From my HackerRank Java solutions.

rishabh0_9 + 1 comment ### Here is my code, and all the test cases have failed except the first one.

`int n = a.length; double[] db = new double[n]; PriorityQueue<Integer> minh = new PriorityQueue<Integer>(); PriorityQueue<Integer> maxh = new PriorityQueue<Integer>(Collections.reverseOrder()); for(int i=0; i<n; i++){ if(maxh.isEmpty()){ maxh.add(a[i]); } else if(maxh.size() == minh.size()){ if(n<minh.peek()) maxh.add(a[i]); else{ minh.add(a[i]); maxh.add(minh.poll()); } } else if(maxh.size() > minh.size()){ if(n > maxh.peek()){ minh.add(a[i]); } else{ maxh.add(a[i]); minh.add(maxh.poll()); } } if(maxh.size() == minh.size()) db[i] = (maxh.peek() + minh.peek())/2.0; else db[i] = (maxh.peek()); } return db;`

rishabh0_9 + 0 comments Please tell me, what's wrong in it.

- A
tsite + 0 comments This challenge is an inferior version of https://www.hackerrank.com/challenges/median The solution to that challenge also works for this one

BenK10 + 1 comment In the description, the phrase "The next N lines will contain an integer ai each in order" is unclear. I thought it meant all the input is already sorted, which makes the problem trivial. It's not sorted!

AllisonP + 0 comments I made some heavy revisions to this challenge today. Hopefully it's clearer now!

- DB
hacker112rank + 1 comment # include

# include

using namespace std;

int main() { int n,x,j; cin>>n; int *arr; float m; arr=new int[n];

`cout<<setprecision(1)<<fixed; for(int i=0;i<n;i++) { cin>>arr[i]; x=arr[i]; j=i-1; while(arr[j]>x && j>=0) { arr[j+1]=arr[j]; j--; } arr[j+1]=x; int n1=i+1; if(n1%2==0) { float p=arr[n1/2]; float q=arr[(n1/2)-1]; m=(p+q)/2; } else { m=arr[n1/2]; } cout<<m<<endl; } return 0;`

}

This is giving timeout error in all testcases except first 3. Please suggest what can be done if I want to use insertion sort method only, no heaps.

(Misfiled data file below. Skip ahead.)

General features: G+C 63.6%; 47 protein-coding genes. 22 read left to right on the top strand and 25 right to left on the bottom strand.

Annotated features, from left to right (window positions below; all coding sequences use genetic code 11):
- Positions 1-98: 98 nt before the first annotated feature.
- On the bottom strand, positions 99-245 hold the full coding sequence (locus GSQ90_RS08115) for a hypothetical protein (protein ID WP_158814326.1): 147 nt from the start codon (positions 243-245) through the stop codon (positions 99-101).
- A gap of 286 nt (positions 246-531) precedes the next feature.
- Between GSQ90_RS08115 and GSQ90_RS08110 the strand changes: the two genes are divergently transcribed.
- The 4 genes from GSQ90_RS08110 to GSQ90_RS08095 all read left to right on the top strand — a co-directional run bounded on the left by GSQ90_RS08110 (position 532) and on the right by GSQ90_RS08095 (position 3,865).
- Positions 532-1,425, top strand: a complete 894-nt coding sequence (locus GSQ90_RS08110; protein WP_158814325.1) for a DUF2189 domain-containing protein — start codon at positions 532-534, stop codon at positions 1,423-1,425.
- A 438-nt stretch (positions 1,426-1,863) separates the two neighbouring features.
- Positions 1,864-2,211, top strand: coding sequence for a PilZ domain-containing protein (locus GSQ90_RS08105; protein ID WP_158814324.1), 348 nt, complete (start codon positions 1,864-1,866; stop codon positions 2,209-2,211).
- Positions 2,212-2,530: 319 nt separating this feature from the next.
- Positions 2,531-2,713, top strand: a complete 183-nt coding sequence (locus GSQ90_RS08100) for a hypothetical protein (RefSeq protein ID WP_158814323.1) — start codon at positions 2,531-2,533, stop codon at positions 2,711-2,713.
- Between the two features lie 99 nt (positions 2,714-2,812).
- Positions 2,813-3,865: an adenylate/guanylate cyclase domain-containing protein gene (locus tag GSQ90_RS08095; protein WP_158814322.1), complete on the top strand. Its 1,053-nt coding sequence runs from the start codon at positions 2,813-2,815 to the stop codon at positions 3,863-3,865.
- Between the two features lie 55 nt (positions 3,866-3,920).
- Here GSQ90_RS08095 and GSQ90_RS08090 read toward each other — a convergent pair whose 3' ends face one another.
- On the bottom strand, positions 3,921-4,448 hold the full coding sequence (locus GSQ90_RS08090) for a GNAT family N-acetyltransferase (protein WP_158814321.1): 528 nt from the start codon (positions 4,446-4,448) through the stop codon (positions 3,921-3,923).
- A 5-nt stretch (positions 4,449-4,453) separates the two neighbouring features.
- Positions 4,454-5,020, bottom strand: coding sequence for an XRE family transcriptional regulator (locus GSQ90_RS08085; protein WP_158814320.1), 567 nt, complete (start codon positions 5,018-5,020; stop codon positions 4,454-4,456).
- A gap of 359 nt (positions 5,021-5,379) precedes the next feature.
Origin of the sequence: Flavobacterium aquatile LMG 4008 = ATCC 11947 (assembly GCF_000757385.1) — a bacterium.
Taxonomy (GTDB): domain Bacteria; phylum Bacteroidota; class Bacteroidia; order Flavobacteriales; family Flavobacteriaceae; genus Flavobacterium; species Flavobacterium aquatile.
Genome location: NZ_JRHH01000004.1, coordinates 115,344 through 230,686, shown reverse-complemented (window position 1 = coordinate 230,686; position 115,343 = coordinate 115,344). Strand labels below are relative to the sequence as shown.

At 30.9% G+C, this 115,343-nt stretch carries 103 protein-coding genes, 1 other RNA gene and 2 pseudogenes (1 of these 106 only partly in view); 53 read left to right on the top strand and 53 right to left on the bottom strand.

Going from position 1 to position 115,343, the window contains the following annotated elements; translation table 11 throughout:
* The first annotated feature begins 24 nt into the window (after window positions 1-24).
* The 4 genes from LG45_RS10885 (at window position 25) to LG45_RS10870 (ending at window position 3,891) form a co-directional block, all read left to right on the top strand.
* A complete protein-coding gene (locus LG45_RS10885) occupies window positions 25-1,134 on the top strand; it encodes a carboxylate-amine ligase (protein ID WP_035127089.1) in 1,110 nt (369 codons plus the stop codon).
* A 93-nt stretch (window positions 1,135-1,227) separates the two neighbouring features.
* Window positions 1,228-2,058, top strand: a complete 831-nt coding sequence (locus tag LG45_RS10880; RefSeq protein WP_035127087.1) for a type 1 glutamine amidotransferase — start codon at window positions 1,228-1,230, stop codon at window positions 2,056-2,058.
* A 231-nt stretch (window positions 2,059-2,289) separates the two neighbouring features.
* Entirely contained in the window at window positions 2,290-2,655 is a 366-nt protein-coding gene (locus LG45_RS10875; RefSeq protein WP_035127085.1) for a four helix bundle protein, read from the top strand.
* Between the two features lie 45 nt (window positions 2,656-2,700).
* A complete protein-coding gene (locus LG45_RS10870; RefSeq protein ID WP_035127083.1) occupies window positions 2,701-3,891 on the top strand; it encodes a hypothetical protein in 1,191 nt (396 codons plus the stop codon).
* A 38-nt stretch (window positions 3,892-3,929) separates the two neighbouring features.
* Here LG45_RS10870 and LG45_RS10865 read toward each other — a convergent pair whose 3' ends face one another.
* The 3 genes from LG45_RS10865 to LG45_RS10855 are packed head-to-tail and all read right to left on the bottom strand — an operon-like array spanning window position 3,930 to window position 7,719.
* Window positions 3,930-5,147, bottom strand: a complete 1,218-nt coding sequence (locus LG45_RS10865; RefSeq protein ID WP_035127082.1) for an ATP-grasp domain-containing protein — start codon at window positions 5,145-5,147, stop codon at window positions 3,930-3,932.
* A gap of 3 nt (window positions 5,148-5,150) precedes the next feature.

- PG
piyush_gupta1110 + 0 comments you cant solve the problem using Insertion sort in the given time constraints .

Heap didnt striked me at first , i actually used binary search for insertion rather than insertion sort. Got TLE in only 4 test cases .

But still the problem is designed to use Heap . so "if I want to use insertion sort method only, no heaps." this is not a healthy attitude .

jabongg + 2 comments Here is my code passed only 3 testcases using ArrayList. can't improve much.

//package com.hackerrank.java; /** * Created by ejangpa on 1/19/2017. */ import java.io.*; import java.util.*; import java.text.*; import java.math.*; import java.util.regex.*; public class FindtheRunningMedian { public static void main(String[] args) { ArrayList<Integer> list = new ArrayList<Integer>(); Scanner in = new Scanner(System.in); int n = in.nextInt(); //int[] a = new int[n]; for(int a_i=0; a_i < n; a_i++){ list.add(in.nextInt()); double median = evaluateRunningMedian(list); System.out.println(median); } } static double evaluateRunningMedian(ArrayList<Integer> list) { Collections.sort(list); double median = 0; if (list.size() == 1) { median = list.get(0); } else { int sizeList = list.size(); if (sizeList % 2 == 0) { double midElementsSum = list.get(((sizeList) / 2) - 1) + list.get(((sizeList) / 2)); median = midElementsSum / 2; } else { median = list.get(((sizeList) / 2)); } } return median; } }

mohit_kakkar + 2 comments I used a binary search tree to read in the list of numbers. Then I am traversing itusing inorder traversal. Sounds fine!! But it times out on test cases 4 and above. Can anyone tell me the mistake?

jayfloAsked to answer + 2 comments You are on a heap challenge! =P

Try to determine how you can use heaps to solve the problem. Keeping all elements in a min heap would allow you to keep track of the smallest integer, whereas a max heap would let you keep track of the largest. How can you combine these ideas so you have easy access to the median element(s)?

mohit_kakkar + 1 comment Initially I used a max heap but the result was same.

jayflo + 5 comments Keeping